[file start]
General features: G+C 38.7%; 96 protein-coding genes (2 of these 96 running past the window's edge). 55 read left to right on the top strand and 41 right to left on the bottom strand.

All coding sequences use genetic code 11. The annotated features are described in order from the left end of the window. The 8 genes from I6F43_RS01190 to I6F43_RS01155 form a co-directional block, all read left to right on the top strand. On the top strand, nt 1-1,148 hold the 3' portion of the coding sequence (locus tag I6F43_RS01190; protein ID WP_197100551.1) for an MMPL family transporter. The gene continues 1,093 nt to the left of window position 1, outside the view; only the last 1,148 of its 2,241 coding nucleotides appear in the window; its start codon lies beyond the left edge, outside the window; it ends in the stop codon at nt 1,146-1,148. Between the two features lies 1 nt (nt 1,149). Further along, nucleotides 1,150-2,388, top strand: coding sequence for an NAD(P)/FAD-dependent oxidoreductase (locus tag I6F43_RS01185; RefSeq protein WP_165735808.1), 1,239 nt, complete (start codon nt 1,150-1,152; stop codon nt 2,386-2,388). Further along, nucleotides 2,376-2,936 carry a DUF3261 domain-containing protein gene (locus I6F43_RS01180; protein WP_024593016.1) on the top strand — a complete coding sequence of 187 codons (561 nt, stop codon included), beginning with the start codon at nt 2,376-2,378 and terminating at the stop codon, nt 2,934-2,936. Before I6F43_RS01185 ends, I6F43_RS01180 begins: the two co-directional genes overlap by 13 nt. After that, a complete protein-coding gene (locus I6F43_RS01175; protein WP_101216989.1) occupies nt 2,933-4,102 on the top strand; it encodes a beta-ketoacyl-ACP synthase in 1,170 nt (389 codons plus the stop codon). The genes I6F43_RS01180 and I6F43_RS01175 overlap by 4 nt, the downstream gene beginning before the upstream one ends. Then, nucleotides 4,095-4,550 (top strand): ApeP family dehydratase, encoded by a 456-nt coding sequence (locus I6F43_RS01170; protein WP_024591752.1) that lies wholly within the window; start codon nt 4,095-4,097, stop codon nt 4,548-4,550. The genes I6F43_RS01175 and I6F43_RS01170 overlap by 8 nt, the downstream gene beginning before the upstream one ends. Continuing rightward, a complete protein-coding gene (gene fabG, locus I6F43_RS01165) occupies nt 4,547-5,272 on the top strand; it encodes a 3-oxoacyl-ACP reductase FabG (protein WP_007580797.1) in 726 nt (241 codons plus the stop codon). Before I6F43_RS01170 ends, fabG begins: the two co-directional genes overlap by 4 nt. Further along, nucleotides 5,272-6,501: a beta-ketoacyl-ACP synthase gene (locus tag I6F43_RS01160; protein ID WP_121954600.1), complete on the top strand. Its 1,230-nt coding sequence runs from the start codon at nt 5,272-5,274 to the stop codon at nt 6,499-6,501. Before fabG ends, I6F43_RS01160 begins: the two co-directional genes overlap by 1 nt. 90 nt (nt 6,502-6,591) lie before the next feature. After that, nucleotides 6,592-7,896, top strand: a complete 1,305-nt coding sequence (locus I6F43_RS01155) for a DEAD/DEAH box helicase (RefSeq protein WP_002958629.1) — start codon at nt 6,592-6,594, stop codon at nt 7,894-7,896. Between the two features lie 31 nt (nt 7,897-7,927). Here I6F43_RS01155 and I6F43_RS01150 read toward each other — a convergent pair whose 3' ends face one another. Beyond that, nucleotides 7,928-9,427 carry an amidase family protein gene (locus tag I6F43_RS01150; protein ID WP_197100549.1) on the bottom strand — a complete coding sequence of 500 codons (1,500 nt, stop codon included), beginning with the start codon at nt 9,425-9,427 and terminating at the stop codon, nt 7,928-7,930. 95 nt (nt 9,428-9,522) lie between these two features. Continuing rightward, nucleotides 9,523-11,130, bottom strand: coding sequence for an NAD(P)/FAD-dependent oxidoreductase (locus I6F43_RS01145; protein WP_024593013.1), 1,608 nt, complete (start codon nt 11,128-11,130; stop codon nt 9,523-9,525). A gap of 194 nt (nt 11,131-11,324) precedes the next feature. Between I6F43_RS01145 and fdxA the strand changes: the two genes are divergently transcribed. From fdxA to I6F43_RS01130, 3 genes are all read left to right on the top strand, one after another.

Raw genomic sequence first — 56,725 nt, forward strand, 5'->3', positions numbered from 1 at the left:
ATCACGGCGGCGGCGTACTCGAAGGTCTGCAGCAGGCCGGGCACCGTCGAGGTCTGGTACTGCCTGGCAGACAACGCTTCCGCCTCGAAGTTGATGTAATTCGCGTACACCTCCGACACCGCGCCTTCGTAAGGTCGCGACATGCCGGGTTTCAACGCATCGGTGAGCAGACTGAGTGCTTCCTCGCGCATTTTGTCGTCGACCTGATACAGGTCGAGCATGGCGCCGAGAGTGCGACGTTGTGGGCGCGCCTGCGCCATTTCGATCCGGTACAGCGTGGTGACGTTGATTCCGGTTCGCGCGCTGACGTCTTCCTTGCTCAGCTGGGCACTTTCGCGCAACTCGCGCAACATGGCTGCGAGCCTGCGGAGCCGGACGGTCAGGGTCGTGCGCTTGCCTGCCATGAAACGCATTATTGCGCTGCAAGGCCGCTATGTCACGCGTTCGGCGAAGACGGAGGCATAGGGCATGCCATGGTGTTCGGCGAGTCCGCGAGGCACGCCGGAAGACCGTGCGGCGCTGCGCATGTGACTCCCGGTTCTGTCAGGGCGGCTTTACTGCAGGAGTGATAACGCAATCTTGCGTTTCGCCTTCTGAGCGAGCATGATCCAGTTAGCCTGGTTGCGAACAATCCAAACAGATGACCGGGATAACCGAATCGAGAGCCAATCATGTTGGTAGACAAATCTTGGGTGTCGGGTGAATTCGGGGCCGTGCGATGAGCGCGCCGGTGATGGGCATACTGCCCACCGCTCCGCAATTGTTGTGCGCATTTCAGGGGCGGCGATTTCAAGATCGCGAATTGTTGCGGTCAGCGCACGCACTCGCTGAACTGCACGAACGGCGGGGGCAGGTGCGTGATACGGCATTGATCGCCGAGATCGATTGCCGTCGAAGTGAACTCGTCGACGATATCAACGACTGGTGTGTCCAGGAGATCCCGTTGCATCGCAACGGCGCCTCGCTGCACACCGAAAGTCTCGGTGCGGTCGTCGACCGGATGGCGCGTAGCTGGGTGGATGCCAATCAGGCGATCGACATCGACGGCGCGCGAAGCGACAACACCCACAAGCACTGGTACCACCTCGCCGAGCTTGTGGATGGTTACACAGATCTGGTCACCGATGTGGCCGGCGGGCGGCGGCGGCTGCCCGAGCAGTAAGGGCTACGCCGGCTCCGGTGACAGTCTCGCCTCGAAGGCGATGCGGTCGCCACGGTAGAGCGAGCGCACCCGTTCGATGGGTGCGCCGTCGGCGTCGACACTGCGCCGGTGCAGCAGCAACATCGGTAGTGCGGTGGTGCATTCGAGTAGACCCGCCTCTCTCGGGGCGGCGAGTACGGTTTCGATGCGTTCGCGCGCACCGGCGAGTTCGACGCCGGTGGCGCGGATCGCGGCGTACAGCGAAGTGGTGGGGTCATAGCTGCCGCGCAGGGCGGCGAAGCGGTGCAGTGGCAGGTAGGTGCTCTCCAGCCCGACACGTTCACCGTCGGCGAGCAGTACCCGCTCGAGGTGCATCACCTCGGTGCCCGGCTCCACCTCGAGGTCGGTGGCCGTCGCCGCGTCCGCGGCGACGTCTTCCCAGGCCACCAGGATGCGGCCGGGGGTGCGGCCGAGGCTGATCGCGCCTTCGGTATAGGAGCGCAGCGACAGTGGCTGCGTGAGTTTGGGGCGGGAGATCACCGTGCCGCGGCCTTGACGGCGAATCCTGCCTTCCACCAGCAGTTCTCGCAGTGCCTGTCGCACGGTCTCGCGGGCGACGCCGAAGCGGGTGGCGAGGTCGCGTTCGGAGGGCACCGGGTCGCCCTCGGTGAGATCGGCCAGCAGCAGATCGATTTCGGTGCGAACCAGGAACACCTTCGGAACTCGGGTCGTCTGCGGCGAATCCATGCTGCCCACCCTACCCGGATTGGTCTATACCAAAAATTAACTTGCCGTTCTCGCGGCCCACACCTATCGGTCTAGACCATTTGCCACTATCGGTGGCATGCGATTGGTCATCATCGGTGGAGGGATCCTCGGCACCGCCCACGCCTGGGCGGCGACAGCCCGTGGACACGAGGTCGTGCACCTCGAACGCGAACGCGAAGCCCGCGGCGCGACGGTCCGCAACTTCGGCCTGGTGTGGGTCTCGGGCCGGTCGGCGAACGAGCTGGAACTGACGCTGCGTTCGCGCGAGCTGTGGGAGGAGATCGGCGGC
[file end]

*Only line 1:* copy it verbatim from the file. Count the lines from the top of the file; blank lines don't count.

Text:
General features: G+C 38.7%; 96 protein-coding genes (2 of these 96 running past the window's edge). 55 read left to right on the top strand and 41 right to left on the bottom strand.